“Oh,” she told me casually, “that’s Gammy’s Worry List.”
“Worry List?” I demanded. “She worries so much that she makes a list of it?”
“But…why?” To me, this practice seemed more worrisome than anything she’d written next to our names.
“It’s quite efficient if you think about it,” Mom said. “She’s a born worrier – you come from a long line of worriers, so it’s in your genetic make-up—”
My teenage arrogance cut her off when my eyes rolled around in my head.
“Face it,” she said. “It’s inevitable. Anyway, she used to spend a lot of time and energy worrying, and, as the family grew, she found herself spending all of her time worrying about everyone. So, she developed the Worry List. She writes down everyone in her family, jots their current concern next to the name, then limits her worrying to 5-10 minutes for each one. As she moves down the list, she checks it off. She doesn’t need to worry about it anymore that day. When she gets to the end, she puts the list aside until the next day when she updates it. Where she used to spend all of her time swallowed up in her worrying, now she is done in about 3 hours and can get on with her life without obsessing about everyone else’s problems.”
“Gammy needs to chill out,” I said smugly. “What a waste worrying is. It doesn’t change anything.”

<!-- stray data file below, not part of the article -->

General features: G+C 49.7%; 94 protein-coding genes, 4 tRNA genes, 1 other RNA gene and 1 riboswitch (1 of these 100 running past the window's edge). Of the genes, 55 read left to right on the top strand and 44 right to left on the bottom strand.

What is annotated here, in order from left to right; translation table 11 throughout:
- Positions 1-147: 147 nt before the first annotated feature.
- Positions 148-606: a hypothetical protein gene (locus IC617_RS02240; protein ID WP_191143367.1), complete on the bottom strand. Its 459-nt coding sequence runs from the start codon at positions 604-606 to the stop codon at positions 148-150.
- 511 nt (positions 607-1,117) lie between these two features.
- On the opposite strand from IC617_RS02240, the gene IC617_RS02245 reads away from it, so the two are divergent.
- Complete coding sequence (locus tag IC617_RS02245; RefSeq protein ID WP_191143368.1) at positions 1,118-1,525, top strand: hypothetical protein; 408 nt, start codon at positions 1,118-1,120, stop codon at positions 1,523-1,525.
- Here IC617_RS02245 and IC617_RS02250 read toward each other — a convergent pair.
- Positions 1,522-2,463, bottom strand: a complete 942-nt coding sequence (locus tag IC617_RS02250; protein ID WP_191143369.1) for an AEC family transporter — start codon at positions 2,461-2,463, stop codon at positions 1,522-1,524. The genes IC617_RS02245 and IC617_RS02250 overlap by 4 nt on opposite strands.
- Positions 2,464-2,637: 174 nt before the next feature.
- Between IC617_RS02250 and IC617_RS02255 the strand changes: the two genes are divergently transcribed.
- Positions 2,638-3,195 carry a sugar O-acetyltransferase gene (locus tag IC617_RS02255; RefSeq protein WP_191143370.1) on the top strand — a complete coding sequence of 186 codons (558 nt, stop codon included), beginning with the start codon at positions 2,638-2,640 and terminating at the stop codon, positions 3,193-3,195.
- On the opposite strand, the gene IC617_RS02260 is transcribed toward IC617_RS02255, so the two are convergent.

“Someday you’ll see.”
Well, someday came. As my responsibility-free teenage years morphed into my twenties, events occurred that changed my never-worry attitude. Loved ones passed away. I had children of my own. Financial concerns became a reality. I started to watch the Evening News and read local and national newspapers. And I began to worry.
When my husband was sent to consult with a cardiologist, I was haunted by my father’s death of a heart attack. When my son played at a friend’s house whose dad was a hunter, I recalled news stories of children being accidentally shot while playing with a parent’s gun. When my daughter struggled to fit in at her new high school, I flashed back to the time I had found her sobbing on her preschool playground because she was being bullied. I worried about my mother’s decline and dependency on me when she was diagnosed with cancer. I found myself worrying so much throughout the day that it spilled over into the night when I would lie awake, worrying.